To bike or not to bike? The debate rages on.
Almost a month into the fall semester, the bicycle policy still remains a hot topic of conversation among those that navigate the stream of student traffic on a daily basis.
Last month, returning students found themselves in a for a rude awakening when their free-wheeling ways of yesteryear were forced to a screeching halt by the Department of Public Safety’s increased efforts to enforce an on-campus bicycle ban. Many were up in arms about the rigid policy, complaining about the inconvenience of having to dismount halfway through their Tour de Class routines and the gruff treatment from DPS officers.
But, the ramped up enforcement efforts were not without cause.
The on-campus traffic during peak times is something to marvel at — pedestrians, skateboarders, service carts, bicyclists and even the occasional scooter operator fight for space on the school’s pathways every day. The situation is exacerbated by the multitasking that each one of these individuals takes part in mid-transit.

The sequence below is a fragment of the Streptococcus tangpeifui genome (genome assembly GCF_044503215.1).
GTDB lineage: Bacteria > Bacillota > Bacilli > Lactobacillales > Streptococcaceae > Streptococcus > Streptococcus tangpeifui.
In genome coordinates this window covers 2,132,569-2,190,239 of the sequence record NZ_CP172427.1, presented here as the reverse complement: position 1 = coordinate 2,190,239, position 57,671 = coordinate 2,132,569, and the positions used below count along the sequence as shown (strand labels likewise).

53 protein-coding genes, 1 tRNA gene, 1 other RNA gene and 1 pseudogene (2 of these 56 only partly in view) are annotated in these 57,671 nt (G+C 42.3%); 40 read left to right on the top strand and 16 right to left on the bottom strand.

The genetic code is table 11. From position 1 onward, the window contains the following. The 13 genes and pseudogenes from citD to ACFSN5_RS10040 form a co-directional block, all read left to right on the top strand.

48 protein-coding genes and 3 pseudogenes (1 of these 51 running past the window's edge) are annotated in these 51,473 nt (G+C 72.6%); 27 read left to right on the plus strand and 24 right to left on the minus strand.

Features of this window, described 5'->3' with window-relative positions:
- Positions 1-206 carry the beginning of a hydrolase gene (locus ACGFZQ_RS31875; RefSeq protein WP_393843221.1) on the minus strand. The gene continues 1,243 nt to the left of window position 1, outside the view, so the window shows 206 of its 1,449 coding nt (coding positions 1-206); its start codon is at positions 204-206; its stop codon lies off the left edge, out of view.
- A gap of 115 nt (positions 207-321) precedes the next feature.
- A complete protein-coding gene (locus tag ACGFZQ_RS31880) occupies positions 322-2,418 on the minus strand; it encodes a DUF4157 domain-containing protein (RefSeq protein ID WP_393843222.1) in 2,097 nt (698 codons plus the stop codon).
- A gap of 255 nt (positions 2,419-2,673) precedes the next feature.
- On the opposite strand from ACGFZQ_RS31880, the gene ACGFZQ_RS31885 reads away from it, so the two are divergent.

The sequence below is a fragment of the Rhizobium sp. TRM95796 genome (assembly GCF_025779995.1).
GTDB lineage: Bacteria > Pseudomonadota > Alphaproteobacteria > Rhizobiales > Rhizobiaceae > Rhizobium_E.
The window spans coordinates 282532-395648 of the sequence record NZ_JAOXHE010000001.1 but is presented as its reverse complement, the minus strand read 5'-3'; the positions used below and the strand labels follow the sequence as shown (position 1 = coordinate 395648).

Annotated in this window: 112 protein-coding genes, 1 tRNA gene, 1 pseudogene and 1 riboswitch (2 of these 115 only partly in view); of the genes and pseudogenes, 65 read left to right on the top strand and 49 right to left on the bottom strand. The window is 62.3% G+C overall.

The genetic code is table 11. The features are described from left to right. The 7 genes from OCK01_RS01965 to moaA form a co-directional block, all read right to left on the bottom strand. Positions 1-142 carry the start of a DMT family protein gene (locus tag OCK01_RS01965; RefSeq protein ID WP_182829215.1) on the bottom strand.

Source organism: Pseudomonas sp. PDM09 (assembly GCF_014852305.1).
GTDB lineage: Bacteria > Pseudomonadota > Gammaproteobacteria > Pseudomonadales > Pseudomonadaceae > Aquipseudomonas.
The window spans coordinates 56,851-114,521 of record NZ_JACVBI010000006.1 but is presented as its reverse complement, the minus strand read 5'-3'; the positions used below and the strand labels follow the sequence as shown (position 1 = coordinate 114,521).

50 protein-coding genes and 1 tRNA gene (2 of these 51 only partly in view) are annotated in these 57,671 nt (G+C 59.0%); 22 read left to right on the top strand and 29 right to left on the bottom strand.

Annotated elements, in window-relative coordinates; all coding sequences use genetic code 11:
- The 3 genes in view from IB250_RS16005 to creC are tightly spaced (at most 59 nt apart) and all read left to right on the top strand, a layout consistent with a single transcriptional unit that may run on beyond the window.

What results is a game of human Frogger in which everyone is volunteered to be a participant.
According to Department of Public Safety Chief Carey Drayton, more than 100 cases of traffic conflicts occurred in the last year and a half, ranging from minor scratches to overnight stays in the hospital. One student has already been hit by a vehicle this year.
In fact, Drayton said DPS is considering stationing a law enforcement officer at major intersections to document any traffic violations as a way to curb the reckless patterns of bicycle traffic on campus.
Taking both sides of the debate into consideration, we want to know:
What changes should be made to the on-campus bike policy?
What do you think? Add your two cents to the conversation by submitting a comment in the entry form below.